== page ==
Drumline students hit their own beat

A NEW BEAT: Australia’s Nerang State High School drumline team form a human stand for three bass drums as part of the stylised choreography the ensemble performed at Gisborne Intermediate yesterday. Brought to New Zealand by the Gold Coast school’s music teacher Dean Harawira, formerly of Gisborne, the Australian 2016 drumline champions demonstrated skills in percussion and in performance. The ensemble was formed only three years ago but training is intensive. “We pick the drumline team members in the first two weeks of school,” Mr Harawira said. “They train hard eight weeks before a competition. This includes a wananga for four days when they train all day. The music I give them is quite challenging. As long as you put in consistent effort every day, you will be what you want to be.” Pictures by Liam Clayton
Champion drumline group from Nerang State High School at Gisint.
Champion drumline group from Nerang State High School.
Champion drumline group from Nerang State High School.
Champion drumline group from Nerang State High School.

THE musical thunder of snares, quads, cymbals and bass drums filled the Gisborne Intermediate courtyard when Nerang State High School drumline students marched yesterday.

The drumline team was brought from Australia to Gisborne by Nerang State High School’s music teacher Dean Harawira, as part of a New Zealand tour.

Dressed in blue uniforms with white epaulettes and white headbands, and accompanied by flag bearers, the team demonstrated a stylised “march on”, performed a test piece called Blitz, a piece scored and choreographed by Mr Harawira, and a march off.

The ensemble’s performance was followed by a concert presented by the Queensland school’s top music students.

A medley of 1970s soul-funk band Earth, Wind and Fire tunes had most of the intermediate students, and drummers, dancing in the quad.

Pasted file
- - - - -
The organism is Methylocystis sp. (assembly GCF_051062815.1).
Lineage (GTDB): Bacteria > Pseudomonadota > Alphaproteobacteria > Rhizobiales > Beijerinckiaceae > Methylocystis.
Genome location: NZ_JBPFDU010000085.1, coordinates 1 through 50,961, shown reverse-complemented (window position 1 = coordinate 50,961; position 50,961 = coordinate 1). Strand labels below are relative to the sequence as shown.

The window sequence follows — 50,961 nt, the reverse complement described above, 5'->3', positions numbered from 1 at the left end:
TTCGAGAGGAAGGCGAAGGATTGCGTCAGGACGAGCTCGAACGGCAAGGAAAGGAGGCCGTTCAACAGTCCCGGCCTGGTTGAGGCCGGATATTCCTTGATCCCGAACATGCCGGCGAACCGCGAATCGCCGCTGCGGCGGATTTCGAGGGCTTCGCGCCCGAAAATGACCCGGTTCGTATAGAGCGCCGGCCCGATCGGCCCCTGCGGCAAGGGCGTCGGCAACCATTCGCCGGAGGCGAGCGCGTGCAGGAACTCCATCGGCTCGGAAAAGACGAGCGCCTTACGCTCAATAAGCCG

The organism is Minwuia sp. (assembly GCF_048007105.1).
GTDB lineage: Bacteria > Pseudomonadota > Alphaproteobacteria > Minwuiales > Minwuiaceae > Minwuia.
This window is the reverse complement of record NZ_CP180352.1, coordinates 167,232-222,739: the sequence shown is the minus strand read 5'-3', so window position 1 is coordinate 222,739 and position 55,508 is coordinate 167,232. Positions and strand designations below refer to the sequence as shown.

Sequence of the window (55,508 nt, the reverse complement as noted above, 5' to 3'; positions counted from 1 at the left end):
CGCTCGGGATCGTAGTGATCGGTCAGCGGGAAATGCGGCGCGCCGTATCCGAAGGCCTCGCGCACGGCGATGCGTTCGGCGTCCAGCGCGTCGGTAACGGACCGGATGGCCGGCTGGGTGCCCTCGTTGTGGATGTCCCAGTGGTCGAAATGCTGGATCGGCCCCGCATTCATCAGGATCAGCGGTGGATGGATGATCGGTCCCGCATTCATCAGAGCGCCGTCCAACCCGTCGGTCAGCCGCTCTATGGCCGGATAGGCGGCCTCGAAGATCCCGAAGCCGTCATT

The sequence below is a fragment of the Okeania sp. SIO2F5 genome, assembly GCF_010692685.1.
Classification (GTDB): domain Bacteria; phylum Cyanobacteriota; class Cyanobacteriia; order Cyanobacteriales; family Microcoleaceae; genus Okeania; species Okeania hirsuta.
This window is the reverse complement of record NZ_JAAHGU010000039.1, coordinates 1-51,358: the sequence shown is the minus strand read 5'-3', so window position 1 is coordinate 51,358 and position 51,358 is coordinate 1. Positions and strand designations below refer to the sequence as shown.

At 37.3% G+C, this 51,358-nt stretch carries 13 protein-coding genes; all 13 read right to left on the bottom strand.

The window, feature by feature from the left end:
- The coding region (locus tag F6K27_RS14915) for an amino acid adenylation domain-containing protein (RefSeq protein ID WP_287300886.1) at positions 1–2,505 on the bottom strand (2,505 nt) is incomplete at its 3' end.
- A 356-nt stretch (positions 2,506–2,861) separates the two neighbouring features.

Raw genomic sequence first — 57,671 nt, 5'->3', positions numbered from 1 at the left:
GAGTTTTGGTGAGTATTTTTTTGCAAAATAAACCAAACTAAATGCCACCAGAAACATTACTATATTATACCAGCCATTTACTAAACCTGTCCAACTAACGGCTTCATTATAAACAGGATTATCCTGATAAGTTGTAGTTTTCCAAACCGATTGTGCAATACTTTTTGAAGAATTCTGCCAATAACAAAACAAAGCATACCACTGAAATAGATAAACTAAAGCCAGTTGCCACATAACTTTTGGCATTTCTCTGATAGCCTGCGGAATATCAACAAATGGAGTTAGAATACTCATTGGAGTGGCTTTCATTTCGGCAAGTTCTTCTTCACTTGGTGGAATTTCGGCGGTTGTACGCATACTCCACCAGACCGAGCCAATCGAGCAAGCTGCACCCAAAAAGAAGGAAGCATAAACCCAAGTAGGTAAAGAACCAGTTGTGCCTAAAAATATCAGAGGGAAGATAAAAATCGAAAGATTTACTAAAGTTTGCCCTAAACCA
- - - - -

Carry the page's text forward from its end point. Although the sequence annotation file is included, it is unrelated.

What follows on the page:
“I taught our kids some Maori songs,” Mr Harawira said.

“We’ve got Aussies singing Maori songs, which is pretty cool.”

Sung in te reo Maori, the songs included Maimoa’s hit Wairua, and Stan Walker’s Aotearoa.

No choreography is allowed for a test piece, Mr Harawira said, and the drummers have to play what is written in the score alone. Mr Harawira composed the drum score for a piece called Catch the Groove, while he and the students worked out the choreography.

Although he has lived in Australia for 33 years, Mr Harawira is originally from Muriwai. His uncle Solomon Pohatu was a member of the Maori Hi Five.

Mr Harawira formed the Gold Coast drumline group three years ago.

When the ensemble entered Australia’s national drumline competition, the team came third. Nerang was the only state school to compete in the event.

After the school principal provided funding for upgraded equipment, the ensemble won last year’s national competition and came second this year.

“You’re looking at one of the top drumlines in Australia,” Mr Harawira said.

THE musical thunder of snares, quads, cymbals and bass drums filled the Gisborne Intermediate courtyard when Nerang State High School drumline students marched yesterday.

The drumline team was brought from Australia to Gisborne by Nerang State High School’s music teacher Dean Harawira, as part of a New Zealand tour.

Dressed in blue uniforms with white epaulettes and white headbands, and accompanied by flag bearers, the team demonstrated a stylised “march on”, performed a test piece called Blitz, a piece scored and choreographed by Mr Harawira, and a march off.

The ensemble’s performance was followed by a concert presented by the Queensland school’s top music students.

A medley of 1970s soul-funk band Earth, Wind and Fire tunes had most of the intermediate students, and drummers, dancing in the quad.

“I taught our kids some Maori songs,” Mr Harawira said.

“We’ve got Aussies singing Maori songs, which is pretty cool.”

Sung in te reo Maori, the songs included Maimoa’s hit Wairua, and Stan Walker’s Aotearoa.

No choreography is allowed for a test piece, Mr Harawira said, and the drummers have to play what is written in the score alone. Mr Harawira composed the drum score for a piece called Catch the Groove, while he and the students worked out the choreography.

Although he has lived in Australia for 33 years, Mr Harawira is originally from Muriwai. His uncle Solomon Pohatu was a member of the Maori Hi Five.

Mr Harawira formed the Gold Coast drumline group three years ago.

When the ensemble entered Australia’s national drumline competition, the team came third. Nerang was the only state school to compete in the event.

After the school principal provided funding for upgraded equipment, the ensemble won last year’s national competition and came second this year.

“You’re looking at one of the top drumlines in Australia,” Mr Harawira said.

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